Lovecraft credits her hard-working spirit to her perfectionism.

Hazel Lovecraft assists a model in the making of her Ascension collection. — Submitted photo

“I’m just a huge nerd at the end of the day,” she said. “I’m such a perfectionist and I’m so detail-oriented. I just love going all out. That includes my process but even at the end, I’m obsessive about the construction. I love to make my garments as beautiful as they are on the outside, just as beautiful on the inside.”

However, sometimes perfectionism can uproot Lovecraft’s struggle with ADHD.

“The academic world has never felt like I fit in and it’s been hard to figure out how to get my brain to work like everybody else’s,” she said. “Reading and writing can be hard… even just to get started. Every year I wondered ‘should I even be doing this? Am I gonna make it?’So now it’s kind of surreal because I’m at the end. I’ve made it even though every year I wasn’t sure if I would.”

In her collection, Ascension, Lovecraft makes mindfulness a priority because of these struggles. With yoga and meditation as a foundation, she has become a connoisseur of the seven chakras for her recent collection.

Lovecraft’s awarded collection was a dress inspired by the root chakra.

“It’s about being grounded,” she said. “The tree is symbolic of it because trees have crazy root systems and are super supported in the Earth, so I wanted my dress to look like the roots of a tree spreading down and grounding the person wearing the garment.”

Lovecraft was assigned to make only three garments, but due to her drive, she made seven different looks to complete her collection.

Hazel Lovecraft’s sketchbook with ideas and brainstorming for fabric design. — Submitted photo

With her next project in the making, she is pushing herself to focus on her core values.

“I want them to feel like they’re playing dress-up,” she said. “That’s what I’m trying to recreate; my experience as a kid playing with clothes. You know when you’re playing dress-up you’re like ‘I’m a princess, so I’m going to wear a crown’ and then you really believe that’s who you are. So it’s living a fantasy.”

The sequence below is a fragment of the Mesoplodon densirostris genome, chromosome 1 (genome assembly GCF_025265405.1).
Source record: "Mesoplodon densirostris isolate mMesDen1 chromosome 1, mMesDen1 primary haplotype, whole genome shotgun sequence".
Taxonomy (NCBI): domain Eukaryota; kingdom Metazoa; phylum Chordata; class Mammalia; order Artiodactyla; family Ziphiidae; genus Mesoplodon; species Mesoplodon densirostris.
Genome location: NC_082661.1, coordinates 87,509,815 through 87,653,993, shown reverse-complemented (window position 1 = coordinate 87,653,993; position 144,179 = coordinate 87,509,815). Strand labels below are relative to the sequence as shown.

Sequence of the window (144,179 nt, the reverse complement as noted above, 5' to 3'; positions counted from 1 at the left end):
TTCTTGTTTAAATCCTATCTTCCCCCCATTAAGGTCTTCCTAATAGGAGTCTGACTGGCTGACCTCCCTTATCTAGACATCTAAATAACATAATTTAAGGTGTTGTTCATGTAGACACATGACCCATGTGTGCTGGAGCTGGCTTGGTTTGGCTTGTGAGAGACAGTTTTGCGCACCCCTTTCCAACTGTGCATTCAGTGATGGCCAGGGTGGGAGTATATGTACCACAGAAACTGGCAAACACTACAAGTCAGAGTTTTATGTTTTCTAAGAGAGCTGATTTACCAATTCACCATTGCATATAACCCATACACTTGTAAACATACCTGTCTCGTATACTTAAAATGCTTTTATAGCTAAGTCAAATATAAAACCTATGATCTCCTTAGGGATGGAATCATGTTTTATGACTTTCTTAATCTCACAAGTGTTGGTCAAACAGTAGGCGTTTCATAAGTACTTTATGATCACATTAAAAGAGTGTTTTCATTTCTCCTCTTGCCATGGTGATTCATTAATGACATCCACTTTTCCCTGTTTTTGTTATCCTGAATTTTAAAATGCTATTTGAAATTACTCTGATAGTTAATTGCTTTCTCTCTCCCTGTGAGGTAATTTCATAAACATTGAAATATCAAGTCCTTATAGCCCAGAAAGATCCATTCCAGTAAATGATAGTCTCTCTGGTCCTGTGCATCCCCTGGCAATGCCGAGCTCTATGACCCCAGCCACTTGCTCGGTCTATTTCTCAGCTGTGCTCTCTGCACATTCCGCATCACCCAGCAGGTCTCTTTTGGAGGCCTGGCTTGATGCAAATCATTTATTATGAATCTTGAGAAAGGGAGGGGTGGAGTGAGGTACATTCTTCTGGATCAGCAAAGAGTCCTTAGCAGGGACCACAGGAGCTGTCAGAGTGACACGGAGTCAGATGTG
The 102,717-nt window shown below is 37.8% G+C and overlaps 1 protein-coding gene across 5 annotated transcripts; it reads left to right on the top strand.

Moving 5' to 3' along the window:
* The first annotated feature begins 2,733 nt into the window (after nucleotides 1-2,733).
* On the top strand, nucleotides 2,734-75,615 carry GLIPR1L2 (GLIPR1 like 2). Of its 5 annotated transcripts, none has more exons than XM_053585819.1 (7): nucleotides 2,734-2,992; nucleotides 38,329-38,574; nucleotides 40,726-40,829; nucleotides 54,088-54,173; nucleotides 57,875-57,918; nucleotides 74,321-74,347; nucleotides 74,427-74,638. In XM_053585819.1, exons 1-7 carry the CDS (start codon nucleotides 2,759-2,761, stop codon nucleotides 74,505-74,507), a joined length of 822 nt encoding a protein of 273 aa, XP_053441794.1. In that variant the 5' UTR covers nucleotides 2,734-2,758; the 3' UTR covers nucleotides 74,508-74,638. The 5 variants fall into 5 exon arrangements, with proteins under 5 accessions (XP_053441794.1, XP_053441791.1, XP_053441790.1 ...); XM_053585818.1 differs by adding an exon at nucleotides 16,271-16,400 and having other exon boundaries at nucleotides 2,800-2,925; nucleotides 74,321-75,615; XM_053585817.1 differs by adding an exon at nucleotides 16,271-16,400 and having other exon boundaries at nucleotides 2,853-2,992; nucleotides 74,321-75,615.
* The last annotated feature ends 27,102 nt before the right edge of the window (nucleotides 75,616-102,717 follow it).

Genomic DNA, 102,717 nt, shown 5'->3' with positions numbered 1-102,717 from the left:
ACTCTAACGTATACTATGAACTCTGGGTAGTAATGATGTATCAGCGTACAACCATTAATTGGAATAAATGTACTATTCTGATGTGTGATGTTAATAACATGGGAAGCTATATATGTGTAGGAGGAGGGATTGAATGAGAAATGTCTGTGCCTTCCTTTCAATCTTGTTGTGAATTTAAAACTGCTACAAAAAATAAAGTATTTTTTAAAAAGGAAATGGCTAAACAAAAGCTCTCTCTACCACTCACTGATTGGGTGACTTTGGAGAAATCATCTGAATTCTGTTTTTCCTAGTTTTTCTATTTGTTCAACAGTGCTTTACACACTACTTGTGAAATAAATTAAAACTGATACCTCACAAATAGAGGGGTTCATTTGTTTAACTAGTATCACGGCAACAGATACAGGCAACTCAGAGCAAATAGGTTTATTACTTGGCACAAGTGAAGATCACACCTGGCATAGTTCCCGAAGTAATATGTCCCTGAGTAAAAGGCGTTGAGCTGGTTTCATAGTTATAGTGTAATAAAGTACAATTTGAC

Lovecraft compares fashion to a language of some sort.

“Fashion is really powerful. It’s like a language that we use every day to communicate without thinking — without words,” she said. “I’ve always been a shy person, so I think fashion has been my outlet… people get an idea of ​​who I am at first glance.”

Not only is Lovecraft passionate about these techniques, but she also takes sustainability very seriously. With zero-waste patterns beginning to be at the forefront of designers’ minds, she says it’s easier to follow the movement.

Hazel Lovecraft’s sketchbook with ideas and brainstorming for fabric design. — Submitted photo

“Fashion tends to be a very wasteful industry,” Lovecraft said. “I am really inspired by sustainability. I think that’s the future and I don’t want to cause harm in my work. Causing less harm to the environment and having fair, safe conditions for everyone who’s a part of my team.”

The next big project for Lovecraft includes a gallery fashion show in August. Once again paving her own way, instead of hosting a traditional runway fashion show, she wants fashion to become art again. She said being able to get up close with a garment in a gallery is a much more intimate interaction.

As her college life comes to a close, Lovecraft is excited for what is to come. After these years of school work, pursuing her own fashion brand seems to be in the horizon.

“I get to let that (college) go and be happy,” she said. “I finally get to live life the way I’ve wanted to this whole time.”